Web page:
I think we can only anticipate that the market will be volatile. Make sure your investment allocation can stand a stress test—that is a “what if” scenario that projects where your investments would be if we suffered stock market losses.

We like the DiNuzzo Stack Analysis or bucket approach—that is, when you have multiple portfolios of indexed funds for different purposes and time horizons with different risk allocations. But, first and foremost, your basics are covered—roof, car, food, clothing, and repairs no matter what happens to the economy.

On the other extreme, you have long-term investments where you are more interested in growth than short-term safety OR income. That “bucket” might have some small-cap value and even emerging-market stocks and likely be in a Roth IRA.

If you are on top of your investments or you have a wealth advisor you like, great. If not, resolve to either do-it-yourself and really spend the necessary time or find the right person to help you. I think this is going to be an emotional and volatile four years. I feel a recklessness in the air. Get your financial house in order, and I think you will feel better.

On that happy note, I wish you a happy and healthy New Year. Again, should you want to take action and you want our help in doing so, please call Alice at 412-521-2732.



Donít Fall in the Gap
By: James Lange

I recently went to Chicago for several days of training with a group I belong to called The Strategic Coach.  That was my first real winter experience this year with wind chills below zero and a snowstorm that delayed my return by a day.

I must say, Chicago is a great city to visit.  With my free day, I visited The Art Institute of Chicago which is a fabulous world-class museum.  Then, I had a one minute walk to a great restaurant for an excellent meal.  And then, another one-minute walk to their Orchestra Hall for a wonderful symphony concert that included Prokofiev’s Violin Concerto No. 1.

Cultural enrichment aside, I would like to share one of the lessons I learned from Chicago’s “Don’t Fall in the Gap” conference.  I beg a bit of forbearance from those who think I should limit my musings to money and taxes.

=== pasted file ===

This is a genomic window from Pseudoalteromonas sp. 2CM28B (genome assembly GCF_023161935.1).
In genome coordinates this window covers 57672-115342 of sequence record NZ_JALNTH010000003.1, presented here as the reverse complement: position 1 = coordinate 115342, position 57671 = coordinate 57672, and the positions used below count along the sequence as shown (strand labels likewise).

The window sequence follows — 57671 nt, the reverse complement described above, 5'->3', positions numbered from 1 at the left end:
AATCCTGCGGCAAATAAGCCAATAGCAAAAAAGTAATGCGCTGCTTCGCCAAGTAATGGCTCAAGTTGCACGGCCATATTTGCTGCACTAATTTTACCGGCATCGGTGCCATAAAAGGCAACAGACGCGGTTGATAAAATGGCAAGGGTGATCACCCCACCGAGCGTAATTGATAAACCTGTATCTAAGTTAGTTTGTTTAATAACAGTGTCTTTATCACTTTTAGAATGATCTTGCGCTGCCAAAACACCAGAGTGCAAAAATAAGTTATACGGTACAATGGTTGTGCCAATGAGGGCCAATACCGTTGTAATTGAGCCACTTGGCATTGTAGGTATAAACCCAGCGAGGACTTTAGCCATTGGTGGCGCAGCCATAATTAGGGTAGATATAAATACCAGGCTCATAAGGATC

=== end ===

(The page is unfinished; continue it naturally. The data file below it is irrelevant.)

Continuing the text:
The gap is the difference between the ideal and where you are.  While the conference focused on business assessments, I think it has relevance on a personal scale too.

I sometimes find myself thinking, “Oh, I wish I would have started out in financial services sooner.  Just think where I would be today!”  You see, I spent the first 25 years of my career doing traditional accounting work as a CPA and traditional estate planning as an attorney.  Of course, back then and to this date, our CPAs and attorneys bring a lot of innovative strategies to the table so we never really practiced conventional accounting or law.  But, on a more formal basis, I didn’t get into financial services or become a true wealth advisor until 15 years ago.  Though I like the accounting work and the legal work, puzzling out the different financial strategies that clients can put in place to get the most out of what they’ve got is my favorite work.  I derive the most satisfaction from devising strategies that combine tax, retirement and estate planning, and investments.  It is also more lucrative, which is a plus.  It calls for imagination and creativity—though ultimately the ideas must be backed up with proof and vetted for sustainability, preferably with our “running the numbers” process.

So, immersed in the gap mentality, I am not looking at my successful trajectory from my actual point A to my actual point B, but rather I am comparing where I might have been if only I had done something different—both hypotheticals.

Whereas, the reality is:  16 years ago, I had no assets under management.  Today, we have $450,000,000 under management.  Fifteen years ago, we had prepared approximately 1,000 estate plans.  Today, we have prepared 2,343 estate plans.  Fifteen years ago, we prepared approximately 300 tax returns, and today we prepare 525 tax returns.

I am at a fortunate point in my career that I could stop marketing and taking on new clients, and my family and I would be financially fine.  But, I like my work and l like looking for win/win/win situations, meaning it is good for the client, good for me, and good for my team who may be the estate attorneys, the CPAs, or P.J. DiNuzzo and his team of money managers.

But, instead of thinking about how grateful I should be, I often fall into the gap of thinking how it could have been so much better if only...

It is the old, had I known then what I know now, I would have done things differently.  But, I didn’t know and instead of focusing on what “could have been,” I should feel grateful for having the good fortune to be in the wonderful position I am today.